World won't let Iran develop nuclear arms, Bush warns
U.S. President George W. Bush says the UN nuclear watchdog's decision to report Iran to the Security Council sends a "clear message" that the world won't let Tehran have atomic weapons.
Bush's comments followed an escalation in tensions over Iran's nuclear program on Saturday, as the International Atomic Energy Agency (IAEA) voted to report Iran to the Security Council and Tehran responded by saying it would end all snap UN inspections at nuclear facilities.
The IAEA's referral could lead to UN sanctions against Iran over its nuclear program, but Bush said the move didn't signal an end to diplomatic efforts. Instead, it marked the start of more intense talks to ensure Iran didn't develop nuclear weapons, the president said.
"This important step sends a clear message to the regime in Iran that the world will not permit the Iranian regime to gain nuclear weapons," Bush said.
Iran says its nuclear program is meant solely to generate electricity and insists it has the right to enrich uranium.
However, the United States and many European Union countries believe Iran wants to build atomic bombs under cover of a civilian nuclear energy program â a fear that was fueled by the discovery three years ago that Iran had run a covert nuclear program for 18 years.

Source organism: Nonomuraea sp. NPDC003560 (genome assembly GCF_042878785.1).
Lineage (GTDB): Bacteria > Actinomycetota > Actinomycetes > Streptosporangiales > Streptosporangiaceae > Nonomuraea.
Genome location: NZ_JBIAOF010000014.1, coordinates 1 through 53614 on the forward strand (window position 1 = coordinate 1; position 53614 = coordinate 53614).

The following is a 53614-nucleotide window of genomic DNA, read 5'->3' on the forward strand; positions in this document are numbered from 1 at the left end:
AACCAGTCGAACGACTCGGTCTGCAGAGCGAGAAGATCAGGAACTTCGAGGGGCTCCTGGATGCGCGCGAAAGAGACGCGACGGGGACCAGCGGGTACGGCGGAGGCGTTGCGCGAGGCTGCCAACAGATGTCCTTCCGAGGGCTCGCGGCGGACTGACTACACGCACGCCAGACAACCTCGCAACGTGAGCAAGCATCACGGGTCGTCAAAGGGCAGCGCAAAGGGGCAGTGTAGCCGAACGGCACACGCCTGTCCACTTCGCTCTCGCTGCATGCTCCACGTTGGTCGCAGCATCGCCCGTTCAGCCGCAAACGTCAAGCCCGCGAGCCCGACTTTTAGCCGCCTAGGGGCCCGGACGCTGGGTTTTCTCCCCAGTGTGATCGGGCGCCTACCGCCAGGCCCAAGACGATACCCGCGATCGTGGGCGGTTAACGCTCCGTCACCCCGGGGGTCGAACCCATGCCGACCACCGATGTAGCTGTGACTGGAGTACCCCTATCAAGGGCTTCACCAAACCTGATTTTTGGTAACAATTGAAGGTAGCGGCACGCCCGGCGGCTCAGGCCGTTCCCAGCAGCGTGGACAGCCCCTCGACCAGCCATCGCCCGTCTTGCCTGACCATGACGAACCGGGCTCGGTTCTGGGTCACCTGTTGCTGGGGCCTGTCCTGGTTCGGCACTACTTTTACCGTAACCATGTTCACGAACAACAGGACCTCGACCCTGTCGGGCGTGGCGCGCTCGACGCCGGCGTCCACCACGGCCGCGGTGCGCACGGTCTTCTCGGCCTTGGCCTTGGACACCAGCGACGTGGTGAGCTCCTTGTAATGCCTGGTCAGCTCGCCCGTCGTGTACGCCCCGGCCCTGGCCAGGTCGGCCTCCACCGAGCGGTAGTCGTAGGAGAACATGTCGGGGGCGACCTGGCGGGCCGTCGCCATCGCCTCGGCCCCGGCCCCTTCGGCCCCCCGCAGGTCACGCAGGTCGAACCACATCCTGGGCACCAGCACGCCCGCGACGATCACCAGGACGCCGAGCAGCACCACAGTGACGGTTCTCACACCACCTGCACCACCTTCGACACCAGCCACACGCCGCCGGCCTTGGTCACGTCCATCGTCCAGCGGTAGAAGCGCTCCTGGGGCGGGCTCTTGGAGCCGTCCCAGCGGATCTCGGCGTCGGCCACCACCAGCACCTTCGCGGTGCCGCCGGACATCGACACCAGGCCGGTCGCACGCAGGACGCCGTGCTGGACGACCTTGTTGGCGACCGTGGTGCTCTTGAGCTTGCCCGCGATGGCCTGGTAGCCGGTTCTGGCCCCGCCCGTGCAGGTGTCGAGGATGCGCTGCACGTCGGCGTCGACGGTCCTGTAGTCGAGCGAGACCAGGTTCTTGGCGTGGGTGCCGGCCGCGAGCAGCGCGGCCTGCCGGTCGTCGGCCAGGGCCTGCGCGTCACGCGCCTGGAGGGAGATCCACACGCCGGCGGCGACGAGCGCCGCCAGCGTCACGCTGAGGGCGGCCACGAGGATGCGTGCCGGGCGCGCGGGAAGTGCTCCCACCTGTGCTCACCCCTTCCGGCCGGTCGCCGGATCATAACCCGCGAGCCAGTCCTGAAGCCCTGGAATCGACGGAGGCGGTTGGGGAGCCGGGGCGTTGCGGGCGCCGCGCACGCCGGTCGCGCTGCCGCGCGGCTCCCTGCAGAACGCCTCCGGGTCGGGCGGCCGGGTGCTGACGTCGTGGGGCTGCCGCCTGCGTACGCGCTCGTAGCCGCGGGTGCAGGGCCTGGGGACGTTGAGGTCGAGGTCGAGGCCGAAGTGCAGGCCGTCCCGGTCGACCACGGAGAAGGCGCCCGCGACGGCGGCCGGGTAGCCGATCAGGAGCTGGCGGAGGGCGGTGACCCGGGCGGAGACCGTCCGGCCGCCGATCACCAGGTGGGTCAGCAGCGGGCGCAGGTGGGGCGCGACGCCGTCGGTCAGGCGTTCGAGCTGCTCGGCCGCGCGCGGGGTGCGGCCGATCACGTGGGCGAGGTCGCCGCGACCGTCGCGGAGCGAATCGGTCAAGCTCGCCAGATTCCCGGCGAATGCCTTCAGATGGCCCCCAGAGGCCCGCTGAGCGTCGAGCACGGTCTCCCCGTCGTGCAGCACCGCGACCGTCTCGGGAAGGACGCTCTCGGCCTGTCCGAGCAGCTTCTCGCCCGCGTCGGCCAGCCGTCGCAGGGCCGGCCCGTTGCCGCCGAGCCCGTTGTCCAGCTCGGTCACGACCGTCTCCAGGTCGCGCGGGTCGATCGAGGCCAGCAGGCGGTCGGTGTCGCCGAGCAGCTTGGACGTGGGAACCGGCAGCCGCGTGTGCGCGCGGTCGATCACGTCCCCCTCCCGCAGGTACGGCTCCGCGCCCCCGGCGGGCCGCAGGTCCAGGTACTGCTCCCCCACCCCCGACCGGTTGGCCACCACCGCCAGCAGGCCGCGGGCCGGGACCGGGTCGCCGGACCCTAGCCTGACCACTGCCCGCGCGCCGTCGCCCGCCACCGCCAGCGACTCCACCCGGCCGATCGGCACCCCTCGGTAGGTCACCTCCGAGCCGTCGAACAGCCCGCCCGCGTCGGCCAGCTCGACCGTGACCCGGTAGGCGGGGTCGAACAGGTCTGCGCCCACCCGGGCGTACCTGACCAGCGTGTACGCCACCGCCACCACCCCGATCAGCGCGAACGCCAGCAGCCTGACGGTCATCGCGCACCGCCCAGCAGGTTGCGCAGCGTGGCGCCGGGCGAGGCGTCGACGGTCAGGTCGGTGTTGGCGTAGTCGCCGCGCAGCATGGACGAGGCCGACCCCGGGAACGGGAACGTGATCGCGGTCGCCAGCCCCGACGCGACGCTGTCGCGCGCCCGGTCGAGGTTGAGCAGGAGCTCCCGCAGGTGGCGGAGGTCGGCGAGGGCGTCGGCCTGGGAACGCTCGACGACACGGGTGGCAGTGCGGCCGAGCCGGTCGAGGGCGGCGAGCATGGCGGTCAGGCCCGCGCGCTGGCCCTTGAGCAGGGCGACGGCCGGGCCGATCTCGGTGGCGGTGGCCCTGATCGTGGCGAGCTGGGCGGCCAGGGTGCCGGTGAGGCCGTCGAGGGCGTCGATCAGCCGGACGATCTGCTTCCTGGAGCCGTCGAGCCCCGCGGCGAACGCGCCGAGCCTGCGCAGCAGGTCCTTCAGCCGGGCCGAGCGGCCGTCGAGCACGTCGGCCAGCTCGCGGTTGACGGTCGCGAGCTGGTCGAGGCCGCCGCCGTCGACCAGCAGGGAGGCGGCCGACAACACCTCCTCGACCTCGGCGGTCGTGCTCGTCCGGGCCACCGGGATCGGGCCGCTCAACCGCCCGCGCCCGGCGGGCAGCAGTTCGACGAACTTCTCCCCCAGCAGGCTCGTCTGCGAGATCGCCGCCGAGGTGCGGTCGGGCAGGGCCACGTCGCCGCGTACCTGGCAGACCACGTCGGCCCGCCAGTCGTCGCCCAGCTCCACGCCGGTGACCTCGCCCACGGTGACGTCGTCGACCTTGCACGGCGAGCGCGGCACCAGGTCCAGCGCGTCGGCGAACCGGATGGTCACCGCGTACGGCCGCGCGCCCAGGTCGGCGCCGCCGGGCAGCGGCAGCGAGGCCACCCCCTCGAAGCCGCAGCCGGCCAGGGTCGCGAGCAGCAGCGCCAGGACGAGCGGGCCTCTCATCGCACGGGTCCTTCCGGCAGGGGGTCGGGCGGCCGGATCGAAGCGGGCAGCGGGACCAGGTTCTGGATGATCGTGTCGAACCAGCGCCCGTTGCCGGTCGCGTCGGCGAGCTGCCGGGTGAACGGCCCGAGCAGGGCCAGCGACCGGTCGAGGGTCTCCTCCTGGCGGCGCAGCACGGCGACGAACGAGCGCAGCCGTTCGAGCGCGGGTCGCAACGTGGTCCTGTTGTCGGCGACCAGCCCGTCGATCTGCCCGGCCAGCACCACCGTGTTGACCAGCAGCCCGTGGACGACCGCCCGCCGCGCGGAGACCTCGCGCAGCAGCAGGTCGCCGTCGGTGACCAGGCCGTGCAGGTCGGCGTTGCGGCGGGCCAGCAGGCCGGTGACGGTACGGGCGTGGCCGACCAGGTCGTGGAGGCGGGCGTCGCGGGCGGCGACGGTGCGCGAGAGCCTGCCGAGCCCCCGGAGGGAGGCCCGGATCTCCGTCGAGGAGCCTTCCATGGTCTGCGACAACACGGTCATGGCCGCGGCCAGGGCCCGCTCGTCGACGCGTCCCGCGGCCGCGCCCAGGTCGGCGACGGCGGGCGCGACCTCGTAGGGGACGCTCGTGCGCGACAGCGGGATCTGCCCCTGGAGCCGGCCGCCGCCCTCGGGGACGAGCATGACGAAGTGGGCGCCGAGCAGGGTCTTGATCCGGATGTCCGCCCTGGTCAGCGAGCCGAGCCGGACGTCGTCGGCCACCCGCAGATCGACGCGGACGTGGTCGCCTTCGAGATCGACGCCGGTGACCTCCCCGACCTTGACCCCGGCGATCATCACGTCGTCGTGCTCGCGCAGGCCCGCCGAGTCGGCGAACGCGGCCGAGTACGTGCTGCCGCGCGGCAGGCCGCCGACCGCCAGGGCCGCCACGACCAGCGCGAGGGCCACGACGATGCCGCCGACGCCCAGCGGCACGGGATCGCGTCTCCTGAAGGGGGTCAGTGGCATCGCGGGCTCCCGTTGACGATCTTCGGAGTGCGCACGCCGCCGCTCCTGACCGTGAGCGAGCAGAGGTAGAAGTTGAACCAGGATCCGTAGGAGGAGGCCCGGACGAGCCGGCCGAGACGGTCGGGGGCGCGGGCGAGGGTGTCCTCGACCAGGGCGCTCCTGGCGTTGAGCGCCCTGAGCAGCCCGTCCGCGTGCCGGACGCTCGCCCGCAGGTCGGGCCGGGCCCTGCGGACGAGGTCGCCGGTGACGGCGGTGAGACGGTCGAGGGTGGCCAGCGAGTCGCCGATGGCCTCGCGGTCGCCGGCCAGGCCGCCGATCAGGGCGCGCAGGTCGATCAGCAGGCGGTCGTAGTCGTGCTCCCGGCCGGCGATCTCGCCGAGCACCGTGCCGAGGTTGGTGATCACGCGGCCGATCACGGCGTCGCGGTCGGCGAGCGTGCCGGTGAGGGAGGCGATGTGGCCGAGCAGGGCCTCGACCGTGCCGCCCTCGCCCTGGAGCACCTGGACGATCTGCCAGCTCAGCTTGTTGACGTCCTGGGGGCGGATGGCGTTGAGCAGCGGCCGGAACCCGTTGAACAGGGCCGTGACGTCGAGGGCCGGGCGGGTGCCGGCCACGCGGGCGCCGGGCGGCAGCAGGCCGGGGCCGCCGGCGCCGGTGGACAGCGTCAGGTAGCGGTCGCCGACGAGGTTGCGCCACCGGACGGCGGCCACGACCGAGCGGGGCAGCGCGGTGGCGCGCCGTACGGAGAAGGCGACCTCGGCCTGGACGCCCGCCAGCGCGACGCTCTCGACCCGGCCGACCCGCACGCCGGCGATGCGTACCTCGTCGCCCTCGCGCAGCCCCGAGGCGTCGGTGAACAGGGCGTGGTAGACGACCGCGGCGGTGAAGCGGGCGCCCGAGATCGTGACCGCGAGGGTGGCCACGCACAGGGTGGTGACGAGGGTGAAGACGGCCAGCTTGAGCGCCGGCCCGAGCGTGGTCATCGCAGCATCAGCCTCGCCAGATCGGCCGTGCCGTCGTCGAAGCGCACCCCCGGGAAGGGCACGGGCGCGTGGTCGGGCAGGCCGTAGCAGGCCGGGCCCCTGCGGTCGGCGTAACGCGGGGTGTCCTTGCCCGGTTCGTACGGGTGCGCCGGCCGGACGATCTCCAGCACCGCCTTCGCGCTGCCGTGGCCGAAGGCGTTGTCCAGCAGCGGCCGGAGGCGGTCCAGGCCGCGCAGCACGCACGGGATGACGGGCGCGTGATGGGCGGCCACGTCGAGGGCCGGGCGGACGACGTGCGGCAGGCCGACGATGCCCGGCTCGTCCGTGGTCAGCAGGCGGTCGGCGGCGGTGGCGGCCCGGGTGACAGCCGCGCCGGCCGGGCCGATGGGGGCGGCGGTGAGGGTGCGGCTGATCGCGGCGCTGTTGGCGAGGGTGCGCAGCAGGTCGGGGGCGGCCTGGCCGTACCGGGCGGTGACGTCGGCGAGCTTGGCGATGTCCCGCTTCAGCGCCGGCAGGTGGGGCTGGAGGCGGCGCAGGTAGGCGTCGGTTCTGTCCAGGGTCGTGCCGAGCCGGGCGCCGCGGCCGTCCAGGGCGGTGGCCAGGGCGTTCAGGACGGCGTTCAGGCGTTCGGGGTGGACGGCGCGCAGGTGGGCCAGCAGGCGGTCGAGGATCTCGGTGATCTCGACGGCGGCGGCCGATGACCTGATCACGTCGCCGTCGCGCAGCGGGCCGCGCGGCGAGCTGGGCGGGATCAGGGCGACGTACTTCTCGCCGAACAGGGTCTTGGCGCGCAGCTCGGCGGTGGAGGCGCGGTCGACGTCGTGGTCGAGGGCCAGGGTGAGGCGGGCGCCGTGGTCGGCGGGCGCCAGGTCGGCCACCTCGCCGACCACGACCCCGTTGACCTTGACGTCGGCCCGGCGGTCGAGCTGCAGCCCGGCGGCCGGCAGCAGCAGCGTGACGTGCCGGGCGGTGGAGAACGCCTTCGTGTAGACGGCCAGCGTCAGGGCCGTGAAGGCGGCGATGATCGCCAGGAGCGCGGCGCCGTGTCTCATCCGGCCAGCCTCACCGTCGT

The IAEA's 35-nation board of governors voted 27-3 to make the referral to the Security Council, with five countries abstaining, at a meeting in Vienna Saturday. Only Cuba, Venezuela, and Syria voted against the referral.
The IAEA resolution expressed concern that Tehran's nuclear program may not be "exclusively for peaceful purposes." It said the agency was not confident of Iran's intentions because of its "history of concealment" of its nuclear activities and "Iran's many failures and breaches of its obligations" under the Nuclear Nonproliferation Treaty.
Iranian President Mahmoud Ahmadinejad responded by saying Iran would resume the production of enriched uranium, which can be used for either nuclear energy or nuclear weapons. Tehran also said it would end all snap UN inspections at its nuclear sites beginning on Sunday.
- FROM FEB. 3, 2006: Nuclear watchdog delays Iran vote
The development comes after weeks of intense diplomacy at the IAEA. The crisis deepened when Iran took the UN seals off its enrichment equipment on Jan. 10 and said it was resuming activities.
The Security Council won't deliberate on the referral until at least March 6, after IAEA Director General Mohamed ElBaradei issues another report on the country's nuclear program.
Javad Vaidi, head of the Iranian delegation to the IAEA meeting, told reporters the "resolution is politically motivated and is not based on "any legal or technical grounds."